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Sudan: Ban Ki-moon calls for 'dialogue' from all sides as daily violence continues

28 February 2007 Painting his grimmest picture yet of the humanitarian and security situation in Sudan’s strife-torn Darfur region, Secretary-General Ban Ki-moon has reiterated the urgent need for a ceasefire, calling for “dialogue and negotiation” from all sides, while the United Nations mission in the country today reported more abductions, hijackings and tribal fighting throughout the region.

In his latest report on Darfur to the Security Council, which was released today and covers the past three months through January, Mr. Ban in particular condemns the recent aerial bombings by the Government and the arrest and physical abuse of international humanitarian staff by local police last month.

“I am distressed by the deteriorating humanitarian and security situation on the ground. All parties must cease violent attacks on civilians. I particularly deplore the aerial bombings by Sudanese Government forces, which have expanded to new areas since 16 January, resulting in more civilian casualties and suffering,” he writes.

“I appeal, in the strongest possible terms, to the Government of the Sudan and the other parties to desist from further hostilities, which destabilize the entire region and render peace an increasingly distant prospect. All parties must submit to dialogue and negotiation, and commit themselves to a non-military solution to the devastating conflict in Darfur.”

Mr. Ban says the increasing violence since November last year has also stretched the capacity of the African Union Mission in Sudan (AMIS), and he appeals for more international assistance to the Mission and also for the UN support packages to this operation.

Highlighting his attendance at last month’s African Union Summit in Addis Ababa, Mr. Ban also writes of his frank discussions with Sudanese President Omar Hassan Al Bashir, noting their views “clearly differed on the gravity of the security situation” in Darfur, but adding that the President had reiterated his support for a hybrid UN-African Union force.

“I look forward to receiving from the Government of the Sudan a confirmation of their readiness to implement both the heavy package of United Nations support to AMIS and the hybrid African Union-United Nations operation. In the meantime, the United Nations is proceeding with the preparatory work to implement these plans.”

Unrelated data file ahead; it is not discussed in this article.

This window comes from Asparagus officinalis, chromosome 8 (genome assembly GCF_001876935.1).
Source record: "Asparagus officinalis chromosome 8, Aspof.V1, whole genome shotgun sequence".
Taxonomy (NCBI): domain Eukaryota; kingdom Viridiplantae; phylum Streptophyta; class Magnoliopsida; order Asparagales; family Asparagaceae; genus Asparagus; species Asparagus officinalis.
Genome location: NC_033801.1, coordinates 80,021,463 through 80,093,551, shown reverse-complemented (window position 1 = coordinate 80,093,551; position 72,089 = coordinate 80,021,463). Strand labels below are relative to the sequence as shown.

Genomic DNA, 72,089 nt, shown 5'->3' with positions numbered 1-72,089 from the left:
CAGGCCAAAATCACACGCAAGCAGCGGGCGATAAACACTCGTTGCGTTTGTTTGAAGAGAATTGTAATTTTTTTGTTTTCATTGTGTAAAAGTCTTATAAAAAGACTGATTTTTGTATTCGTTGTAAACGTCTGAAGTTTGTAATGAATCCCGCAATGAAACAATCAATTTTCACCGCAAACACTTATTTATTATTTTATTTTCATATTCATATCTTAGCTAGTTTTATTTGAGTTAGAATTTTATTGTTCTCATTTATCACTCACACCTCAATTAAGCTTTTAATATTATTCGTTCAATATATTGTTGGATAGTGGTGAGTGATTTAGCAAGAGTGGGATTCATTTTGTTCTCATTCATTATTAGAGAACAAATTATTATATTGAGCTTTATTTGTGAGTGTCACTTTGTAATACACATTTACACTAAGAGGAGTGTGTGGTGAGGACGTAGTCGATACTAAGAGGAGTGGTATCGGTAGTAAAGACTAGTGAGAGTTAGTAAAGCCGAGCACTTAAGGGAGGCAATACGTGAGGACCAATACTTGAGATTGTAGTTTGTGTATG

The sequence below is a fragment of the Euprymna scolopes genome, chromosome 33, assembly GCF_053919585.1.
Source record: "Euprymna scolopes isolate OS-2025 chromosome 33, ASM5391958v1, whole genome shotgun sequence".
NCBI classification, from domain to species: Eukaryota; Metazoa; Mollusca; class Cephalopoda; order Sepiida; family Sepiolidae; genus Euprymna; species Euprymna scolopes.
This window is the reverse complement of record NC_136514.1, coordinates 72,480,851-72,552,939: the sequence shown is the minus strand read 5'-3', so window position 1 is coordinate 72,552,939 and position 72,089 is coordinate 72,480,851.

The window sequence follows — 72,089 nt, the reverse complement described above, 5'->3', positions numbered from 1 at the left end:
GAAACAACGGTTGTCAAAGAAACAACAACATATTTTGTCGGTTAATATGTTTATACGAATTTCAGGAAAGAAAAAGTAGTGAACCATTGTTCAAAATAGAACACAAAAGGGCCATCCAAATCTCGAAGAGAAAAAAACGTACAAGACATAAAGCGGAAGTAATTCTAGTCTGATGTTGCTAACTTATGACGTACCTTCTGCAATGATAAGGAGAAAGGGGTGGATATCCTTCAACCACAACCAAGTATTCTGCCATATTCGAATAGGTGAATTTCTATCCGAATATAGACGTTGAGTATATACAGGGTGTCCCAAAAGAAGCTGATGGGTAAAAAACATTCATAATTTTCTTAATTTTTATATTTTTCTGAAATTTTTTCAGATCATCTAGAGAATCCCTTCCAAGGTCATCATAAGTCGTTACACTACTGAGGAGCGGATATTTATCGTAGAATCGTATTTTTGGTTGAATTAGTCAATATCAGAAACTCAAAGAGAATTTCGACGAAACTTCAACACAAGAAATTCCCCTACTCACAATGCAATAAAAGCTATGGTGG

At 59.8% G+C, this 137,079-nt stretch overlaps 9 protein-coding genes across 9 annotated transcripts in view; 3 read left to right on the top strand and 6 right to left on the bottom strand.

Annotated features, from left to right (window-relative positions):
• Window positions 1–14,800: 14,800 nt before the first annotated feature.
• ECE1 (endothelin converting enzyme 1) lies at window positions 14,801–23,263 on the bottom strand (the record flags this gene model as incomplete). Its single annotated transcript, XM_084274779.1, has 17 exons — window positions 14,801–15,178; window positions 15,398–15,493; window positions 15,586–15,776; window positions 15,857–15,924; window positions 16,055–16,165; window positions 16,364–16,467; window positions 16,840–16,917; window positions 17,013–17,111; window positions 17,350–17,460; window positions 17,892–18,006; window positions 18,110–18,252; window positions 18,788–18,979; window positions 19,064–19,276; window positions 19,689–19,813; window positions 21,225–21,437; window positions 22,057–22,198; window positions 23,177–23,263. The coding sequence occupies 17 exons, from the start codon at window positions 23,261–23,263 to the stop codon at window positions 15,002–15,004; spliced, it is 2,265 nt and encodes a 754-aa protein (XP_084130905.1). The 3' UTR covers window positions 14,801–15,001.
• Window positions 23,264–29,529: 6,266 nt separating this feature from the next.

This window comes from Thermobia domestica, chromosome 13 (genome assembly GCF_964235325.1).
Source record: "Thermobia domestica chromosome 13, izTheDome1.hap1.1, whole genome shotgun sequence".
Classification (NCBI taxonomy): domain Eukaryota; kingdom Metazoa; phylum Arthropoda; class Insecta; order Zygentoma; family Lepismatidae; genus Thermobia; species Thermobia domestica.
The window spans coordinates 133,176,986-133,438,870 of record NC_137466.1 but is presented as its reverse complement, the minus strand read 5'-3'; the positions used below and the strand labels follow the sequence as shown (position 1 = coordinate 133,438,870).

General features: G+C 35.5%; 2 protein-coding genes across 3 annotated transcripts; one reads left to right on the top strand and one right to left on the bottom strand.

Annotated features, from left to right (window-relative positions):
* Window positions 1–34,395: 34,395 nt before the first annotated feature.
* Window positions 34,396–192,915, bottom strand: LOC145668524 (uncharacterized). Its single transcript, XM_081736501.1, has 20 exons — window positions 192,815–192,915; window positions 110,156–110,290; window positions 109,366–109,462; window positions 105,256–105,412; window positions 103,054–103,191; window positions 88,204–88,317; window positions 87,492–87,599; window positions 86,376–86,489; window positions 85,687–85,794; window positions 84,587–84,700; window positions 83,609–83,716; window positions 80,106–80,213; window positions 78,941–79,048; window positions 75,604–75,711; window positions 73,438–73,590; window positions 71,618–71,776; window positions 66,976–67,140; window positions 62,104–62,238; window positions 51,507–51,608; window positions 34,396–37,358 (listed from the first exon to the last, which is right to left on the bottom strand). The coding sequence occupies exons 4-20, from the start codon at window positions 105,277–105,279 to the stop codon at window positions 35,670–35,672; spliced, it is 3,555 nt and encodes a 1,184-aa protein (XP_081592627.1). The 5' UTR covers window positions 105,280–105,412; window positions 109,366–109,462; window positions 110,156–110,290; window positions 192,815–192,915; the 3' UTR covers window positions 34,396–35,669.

Mr. Ban said last week he had sent a letter to President Bashir on 24 January stressing the importance of more support for AMIS, as well as the need for the rapid deployment of the hybrid force.

Today’s release of the Secretary-General’s latest report on Darfur, comes as the UN Mission in Sudan (UNMIS) reports continuing violence throughout the region, and also as the Acting Special Representative of the Secretary-General in the country said much still needs to be done to follow-up on the Comprehensive Peace Agreement (CPA) that ended 21 years of separate civil conflict between north and south Sudan.

In north Darfur, UNMIS reports that military authorities denied access for a UN agency and other aid organizations to an internally displaced persons (IDP) camp on Tuesday, while in a separate incident elsewhere, local police say Arab nomads abducted four women who were out collecting firewood.

In south Darfur, fighting is still continuing between Targem and Rezegat Maharia tribes in the Kass area, while in west Darfur on Tuesday three armed men attempted to hijack two vehicles belonging to a UN agency in Dorti IDP camp.

On the separate issue concerning the CPA that was signed in January 2005 ending the conflict between north and south Sudan, Acting Special Representative of the Secretary-General and UNMIS Head of Mission Tayé-Brook Zerihoun told reporters today that while some progress had been achieved, pressing legislation still needs to be passed, especially in the area of security reform.



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